Podcast: “Emerging Challenges in Space Law”

Today we continue with our series from our 29th Annual National Security Law Conference with podcast of our panel discussion about the “Emerging Challenges in Space Law” .

The panel consisted of truly extraordinary experts:

Prof.Chris Borgen, Professor of Law and Co-Director of the Center for International and Comparative Law at St. John’s University School of Law

CDR Tracy L. Reynolds, USN, Force Judge Advocate to Commander, Naval Medical Forces Atlantic

Dr. Hitoshi Nasu, Professor of Law at the United States Military Academy, West Point

It was very skillfully moderated by Col Ted Richard, USAF, Staff Judge Advocate, Space Operations Command at United States Space Force

I’m tempted to say that the panel was “our of the world” but that’s a bit too cheesy a description for a fascinating  discussion that tackled some of the complex topics now emerging in outer space law.

Col Richard begins the dialogue by explaining the importance of outer space for military operations.  He also explains the Space Force and answers the question as to why – currently – there are no Space Force judge advocates (the JAGs supporting the Space Force are in the Air Force).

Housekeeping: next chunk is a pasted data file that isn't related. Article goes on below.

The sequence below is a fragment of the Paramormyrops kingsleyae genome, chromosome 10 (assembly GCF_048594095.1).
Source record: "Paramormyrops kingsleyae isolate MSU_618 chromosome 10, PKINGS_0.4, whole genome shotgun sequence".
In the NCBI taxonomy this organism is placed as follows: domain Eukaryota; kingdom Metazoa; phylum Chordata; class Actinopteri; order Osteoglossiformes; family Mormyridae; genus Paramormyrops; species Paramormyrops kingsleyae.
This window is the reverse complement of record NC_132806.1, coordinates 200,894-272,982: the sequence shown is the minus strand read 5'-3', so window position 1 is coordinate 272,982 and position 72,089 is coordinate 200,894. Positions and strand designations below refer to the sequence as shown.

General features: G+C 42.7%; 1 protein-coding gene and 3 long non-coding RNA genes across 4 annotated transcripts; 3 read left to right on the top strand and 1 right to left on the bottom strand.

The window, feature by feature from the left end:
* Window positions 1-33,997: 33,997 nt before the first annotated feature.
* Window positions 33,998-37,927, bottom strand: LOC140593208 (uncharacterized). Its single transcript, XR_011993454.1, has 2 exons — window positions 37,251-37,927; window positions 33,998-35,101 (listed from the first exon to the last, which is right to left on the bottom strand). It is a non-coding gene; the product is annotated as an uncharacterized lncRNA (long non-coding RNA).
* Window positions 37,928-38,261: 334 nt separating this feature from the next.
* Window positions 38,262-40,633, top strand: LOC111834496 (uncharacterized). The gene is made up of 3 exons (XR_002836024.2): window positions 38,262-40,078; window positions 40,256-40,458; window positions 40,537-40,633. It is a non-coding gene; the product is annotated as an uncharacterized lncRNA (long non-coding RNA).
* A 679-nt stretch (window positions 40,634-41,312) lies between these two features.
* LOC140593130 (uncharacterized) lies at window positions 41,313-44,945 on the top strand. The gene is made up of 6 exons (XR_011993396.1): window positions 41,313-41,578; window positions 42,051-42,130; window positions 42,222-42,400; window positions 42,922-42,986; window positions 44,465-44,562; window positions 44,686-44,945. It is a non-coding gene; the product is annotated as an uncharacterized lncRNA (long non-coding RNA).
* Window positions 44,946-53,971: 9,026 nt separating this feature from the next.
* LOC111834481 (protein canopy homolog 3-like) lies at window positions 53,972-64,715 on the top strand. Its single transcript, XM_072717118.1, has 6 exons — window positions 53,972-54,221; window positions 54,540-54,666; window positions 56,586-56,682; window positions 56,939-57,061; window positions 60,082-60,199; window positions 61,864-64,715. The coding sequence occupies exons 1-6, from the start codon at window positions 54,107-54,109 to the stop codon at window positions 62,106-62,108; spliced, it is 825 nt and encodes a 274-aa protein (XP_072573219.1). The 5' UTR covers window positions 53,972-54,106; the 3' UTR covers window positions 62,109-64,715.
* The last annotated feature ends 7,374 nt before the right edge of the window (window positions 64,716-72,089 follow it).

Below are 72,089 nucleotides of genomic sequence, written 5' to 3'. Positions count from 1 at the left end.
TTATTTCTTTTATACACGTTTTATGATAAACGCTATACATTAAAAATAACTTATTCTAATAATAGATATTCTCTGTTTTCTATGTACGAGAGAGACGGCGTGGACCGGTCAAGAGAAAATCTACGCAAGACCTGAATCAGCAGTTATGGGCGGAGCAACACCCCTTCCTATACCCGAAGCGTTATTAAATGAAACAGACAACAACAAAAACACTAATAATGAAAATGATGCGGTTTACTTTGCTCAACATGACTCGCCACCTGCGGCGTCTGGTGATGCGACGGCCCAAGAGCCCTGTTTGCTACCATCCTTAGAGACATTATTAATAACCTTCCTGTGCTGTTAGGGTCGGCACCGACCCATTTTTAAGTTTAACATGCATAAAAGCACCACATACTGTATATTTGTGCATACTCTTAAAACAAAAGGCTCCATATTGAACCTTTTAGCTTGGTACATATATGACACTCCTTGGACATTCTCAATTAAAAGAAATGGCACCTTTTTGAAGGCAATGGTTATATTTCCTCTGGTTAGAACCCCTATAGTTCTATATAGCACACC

We then hear from Prof Borgen who notes that the “revolution in space activities” is much related to emerging technology that is driving down the cost of operating in space:  He points out:

[H]istorically, it has cost perhaps $20,000 per kilogram to send something into Earth orbit. That has decreased with the use of reusable rockets, smaller rockets, other types of new technologies. That’s decreased from about $20,000 per kilogram to about $2,000 per kilogram. And it’s going down further from there.”

He adds:

“What that means in terms of cheaper costs is that there are more states with satellites. And it’s not just states. You have middle schools that have, as middle school projects, sending up a satellite on a private launch. So something that used to be the domain of the, quote unquote, “superpowers” is now something that is a middle school project, and everything in between in terms of the different types of space actors that we have in space.

Prof Borgen also makes some observations about the varied legal regimes that can apply to space, and suggests that in terms of the law of armed conflict, there are open questions.